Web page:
Guy Aitchison (London, CML): NO2ID launch a new video campaign this week aimed at highlighting a disturbing aspect of the national identity register (the database at the heart of the preposterous "ID cards" scheme) that is frequently overlooked. "Take Jane" is a short video monologue by a mother fleeing an abusive husband out of fear for her safety and that of their daughter, Jane. She knows that easy access to her details via the thousands of officials that operate the database means it's only a matter of time before he finds them. As NO2ID say on their site:
It is nearly certain the National Identity Register will be used, as many existing databases have already been, to harrass and to stalk individuals and to commit crimes against them.
Because it is intended to be universal, because it will contain or connect to so much information, and because it will feed other official databases, the National Identity Register has much more potential for harm than the often patchy official records that already exist.
The campaign will hopefully show the "nothing to hide" argument used by pro-ID advocates for the rubbish it is.
if we face a situation as a government where both
technology and our use of technology means that some of the most important capability that law enforcement uses at the moment is likely to be eroded, then we have to consider what is the most appropriate way to deal with that technologically (number one) and what are the appropriate legal safeguards to put around the way in which we deal with that in the future to safeguard that capability
Clearer now? Good. Now stop worrying. We are safe in their hands.(via the No2ID email).
Update: No2ID have the Home Secretary's fingerprints.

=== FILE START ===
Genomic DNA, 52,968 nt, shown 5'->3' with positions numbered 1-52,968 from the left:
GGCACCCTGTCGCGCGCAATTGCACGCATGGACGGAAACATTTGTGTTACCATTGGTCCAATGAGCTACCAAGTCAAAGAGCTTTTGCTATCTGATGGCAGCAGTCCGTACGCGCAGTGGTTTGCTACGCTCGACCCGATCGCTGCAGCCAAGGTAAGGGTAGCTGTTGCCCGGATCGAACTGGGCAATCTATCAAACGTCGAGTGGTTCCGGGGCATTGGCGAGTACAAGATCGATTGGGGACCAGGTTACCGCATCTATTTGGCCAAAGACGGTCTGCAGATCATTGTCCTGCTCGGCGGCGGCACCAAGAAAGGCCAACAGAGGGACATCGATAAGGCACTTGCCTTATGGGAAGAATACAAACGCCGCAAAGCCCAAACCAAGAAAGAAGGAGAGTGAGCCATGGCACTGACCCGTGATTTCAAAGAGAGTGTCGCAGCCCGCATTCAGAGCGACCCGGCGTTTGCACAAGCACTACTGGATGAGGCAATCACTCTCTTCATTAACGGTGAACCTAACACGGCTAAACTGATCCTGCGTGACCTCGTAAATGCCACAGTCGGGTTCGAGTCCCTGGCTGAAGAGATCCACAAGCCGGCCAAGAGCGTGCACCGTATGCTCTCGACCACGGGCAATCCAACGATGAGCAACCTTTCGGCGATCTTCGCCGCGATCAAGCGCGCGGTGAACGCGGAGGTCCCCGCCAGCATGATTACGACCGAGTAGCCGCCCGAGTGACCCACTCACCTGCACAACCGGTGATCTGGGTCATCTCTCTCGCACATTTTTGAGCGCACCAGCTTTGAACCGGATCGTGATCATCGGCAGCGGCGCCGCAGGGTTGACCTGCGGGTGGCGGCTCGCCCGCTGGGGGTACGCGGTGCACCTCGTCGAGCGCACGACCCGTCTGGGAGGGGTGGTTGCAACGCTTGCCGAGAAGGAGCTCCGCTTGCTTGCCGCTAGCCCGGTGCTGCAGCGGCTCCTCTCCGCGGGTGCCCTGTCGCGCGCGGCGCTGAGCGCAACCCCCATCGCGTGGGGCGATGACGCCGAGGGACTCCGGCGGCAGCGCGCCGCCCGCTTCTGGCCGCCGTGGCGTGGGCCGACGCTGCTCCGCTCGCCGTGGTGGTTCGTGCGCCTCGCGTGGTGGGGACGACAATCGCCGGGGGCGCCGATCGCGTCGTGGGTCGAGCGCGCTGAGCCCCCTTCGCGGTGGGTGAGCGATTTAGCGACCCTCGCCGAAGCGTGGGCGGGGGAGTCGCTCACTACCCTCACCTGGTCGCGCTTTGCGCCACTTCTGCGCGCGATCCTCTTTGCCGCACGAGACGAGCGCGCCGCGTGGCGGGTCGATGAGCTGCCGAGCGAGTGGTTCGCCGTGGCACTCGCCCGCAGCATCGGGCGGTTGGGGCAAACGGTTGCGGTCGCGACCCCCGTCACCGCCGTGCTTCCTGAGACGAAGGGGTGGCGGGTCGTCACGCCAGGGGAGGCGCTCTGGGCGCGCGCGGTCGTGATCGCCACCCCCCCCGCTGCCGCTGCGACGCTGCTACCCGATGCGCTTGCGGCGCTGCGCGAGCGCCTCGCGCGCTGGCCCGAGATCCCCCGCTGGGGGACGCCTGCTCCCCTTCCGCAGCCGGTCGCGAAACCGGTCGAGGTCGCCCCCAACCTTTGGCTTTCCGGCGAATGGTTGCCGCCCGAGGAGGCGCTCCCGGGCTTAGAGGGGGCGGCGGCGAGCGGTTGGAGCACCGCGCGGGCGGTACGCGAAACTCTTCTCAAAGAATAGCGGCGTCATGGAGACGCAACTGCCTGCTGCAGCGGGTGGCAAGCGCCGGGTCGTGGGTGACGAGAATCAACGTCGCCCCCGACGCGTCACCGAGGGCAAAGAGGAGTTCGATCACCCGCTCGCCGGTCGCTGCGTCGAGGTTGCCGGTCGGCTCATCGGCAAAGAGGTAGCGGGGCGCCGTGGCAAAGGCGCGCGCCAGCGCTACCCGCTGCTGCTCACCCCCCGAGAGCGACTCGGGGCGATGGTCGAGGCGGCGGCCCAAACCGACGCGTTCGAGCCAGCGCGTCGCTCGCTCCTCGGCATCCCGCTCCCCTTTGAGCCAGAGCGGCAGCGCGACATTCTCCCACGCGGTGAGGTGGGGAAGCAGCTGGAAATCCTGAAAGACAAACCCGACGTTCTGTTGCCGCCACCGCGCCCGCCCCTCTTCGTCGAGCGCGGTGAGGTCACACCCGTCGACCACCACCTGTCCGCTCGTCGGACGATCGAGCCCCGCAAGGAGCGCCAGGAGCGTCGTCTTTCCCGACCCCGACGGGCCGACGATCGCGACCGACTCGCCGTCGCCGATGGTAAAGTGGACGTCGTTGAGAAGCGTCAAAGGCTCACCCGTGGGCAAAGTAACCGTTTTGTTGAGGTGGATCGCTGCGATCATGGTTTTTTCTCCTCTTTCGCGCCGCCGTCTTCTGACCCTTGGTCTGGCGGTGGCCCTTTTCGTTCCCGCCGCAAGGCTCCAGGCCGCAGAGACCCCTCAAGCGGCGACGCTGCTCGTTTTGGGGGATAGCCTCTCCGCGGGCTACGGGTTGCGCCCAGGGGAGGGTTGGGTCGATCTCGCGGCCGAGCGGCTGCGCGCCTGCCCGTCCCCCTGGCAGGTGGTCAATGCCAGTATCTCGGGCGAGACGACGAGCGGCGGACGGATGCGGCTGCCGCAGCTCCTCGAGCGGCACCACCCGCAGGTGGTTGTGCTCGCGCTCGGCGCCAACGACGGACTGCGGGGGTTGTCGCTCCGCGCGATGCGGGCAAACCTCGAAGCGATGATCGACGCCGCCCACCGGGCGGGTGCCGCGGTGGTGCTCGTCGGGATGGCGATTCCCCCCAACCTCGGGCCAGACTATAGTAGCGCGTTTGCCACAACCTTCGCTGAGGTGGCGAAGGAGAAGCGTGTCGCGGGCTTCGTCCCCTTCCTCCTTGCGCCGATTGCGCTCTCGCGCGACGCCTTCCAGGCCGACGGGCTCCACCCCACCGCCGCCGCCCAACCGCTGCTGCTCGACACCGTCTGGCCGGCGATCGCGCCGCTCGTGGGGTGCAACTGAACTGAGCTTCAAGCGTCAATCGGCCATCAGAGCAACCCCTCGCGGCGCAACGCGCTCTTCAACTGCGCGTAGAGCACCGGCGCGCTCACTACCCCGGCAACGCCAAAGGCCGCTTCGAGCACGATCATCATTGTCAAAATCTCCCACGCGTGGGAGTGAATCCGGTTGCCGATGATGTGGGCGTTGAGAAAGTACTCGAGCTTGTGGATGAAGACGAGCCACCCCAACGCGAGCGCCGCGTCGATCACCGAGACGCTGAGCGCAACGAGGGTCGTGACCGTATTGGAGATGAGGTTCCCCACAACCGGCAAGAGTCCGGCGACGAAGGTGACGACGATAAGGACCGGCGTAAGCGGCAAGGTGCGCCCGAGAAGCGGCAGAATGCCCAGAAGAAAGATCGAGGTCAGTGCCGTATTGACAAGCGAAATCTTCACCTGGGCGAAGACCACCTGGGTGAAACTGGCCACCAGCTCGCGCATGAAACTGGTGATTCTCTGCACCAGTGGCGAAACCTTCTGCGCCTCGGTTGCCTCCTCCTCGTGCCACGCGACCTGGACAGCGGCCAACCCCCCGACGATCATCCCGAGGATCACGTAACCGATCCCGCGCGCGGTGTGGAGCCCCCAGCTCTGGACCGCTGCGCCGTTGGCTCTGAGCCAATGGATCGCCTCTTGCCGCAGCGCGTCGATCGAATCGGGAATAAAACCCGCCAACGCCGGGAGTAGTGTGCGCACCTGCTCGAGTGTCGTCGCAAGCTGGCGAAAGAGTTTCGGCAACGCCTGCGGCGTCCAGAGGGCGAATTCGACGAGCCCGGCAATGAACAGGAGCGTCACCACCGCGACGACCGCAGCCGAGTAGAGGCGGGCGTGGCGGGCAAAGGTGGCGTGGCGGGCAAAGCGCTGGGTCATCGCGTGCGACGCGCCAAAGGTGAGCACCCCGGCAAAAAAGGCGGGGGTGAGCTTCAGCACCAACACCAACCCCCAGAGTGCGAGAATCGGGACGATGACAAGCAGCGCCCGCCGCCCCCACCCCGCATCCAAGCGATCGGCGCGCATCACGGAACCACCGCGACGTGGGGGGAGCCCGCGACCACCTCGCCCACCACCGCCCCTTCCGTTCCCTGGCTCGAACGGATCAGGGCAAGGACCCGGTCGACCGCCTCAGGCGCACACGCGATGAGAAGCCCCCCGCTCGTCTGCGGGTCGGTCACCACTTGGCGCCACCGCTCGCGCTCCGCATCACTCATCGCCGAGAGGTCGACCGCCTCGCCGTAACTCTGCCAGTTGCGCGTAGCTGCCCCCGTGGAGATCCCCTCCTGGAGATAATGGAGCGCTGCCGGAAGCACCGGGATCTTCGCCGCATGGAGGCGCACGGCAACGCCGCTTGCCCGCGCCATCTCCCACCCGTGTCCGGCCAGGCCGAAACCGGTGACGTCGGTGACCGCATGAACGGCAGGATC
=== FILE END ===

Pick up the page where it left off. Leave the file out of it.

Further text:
Guy Aitchison (London, OK): In his calculated endorsement of Barack Obama in the Telegraph last week, Boris Johnson felt a clear need to justify to his readers how he had come to reach a conclusion different to that of the great sage on all things America and the West: Melanie Phillips. The Mayor does "revere" the Speccie columist and author of Londonistan, you see, and has "carefully studied her blog entires about Obama", but in the end he just couldn't buy into the idea that the next likely President of the US is a "Marxist subversive loony Lefty" on the basis of whatever tenuous associations he once held.
It is perhaps reassuring to know that the mayor of a city as international and diverse as London is unconvinced by some of the wilder more racially-charged smears coming out of the GOP. But in the neo-con world inhabited by Johnson's former colleagues at the Speccie (not to mention his current colleagues at City Hall) Phillip's clash of civilizations narrative, in which Obama plays the role of appeaser, still carries influence. That is why it is helpful to have Kanishk's Tharoor's calm measured demolition of Phillips in openUSA.
Since 9/11 there has sprung into being a war-on-terror version of the “military-industrial complex”, against which Eisenhower warned Americans as the cold war developed in the 1950s. The complex roams seminars and think tanks with blood-curdling accounts of what Osama Bin Laden is planning. Visitors need go no further than the biennial defence sales exhibition in London’s Docklands to see Eisenhower’s monsters on parade. They feed on the politics of fear, a leitmotif of this government. The entire nation is regarded as under suspicion....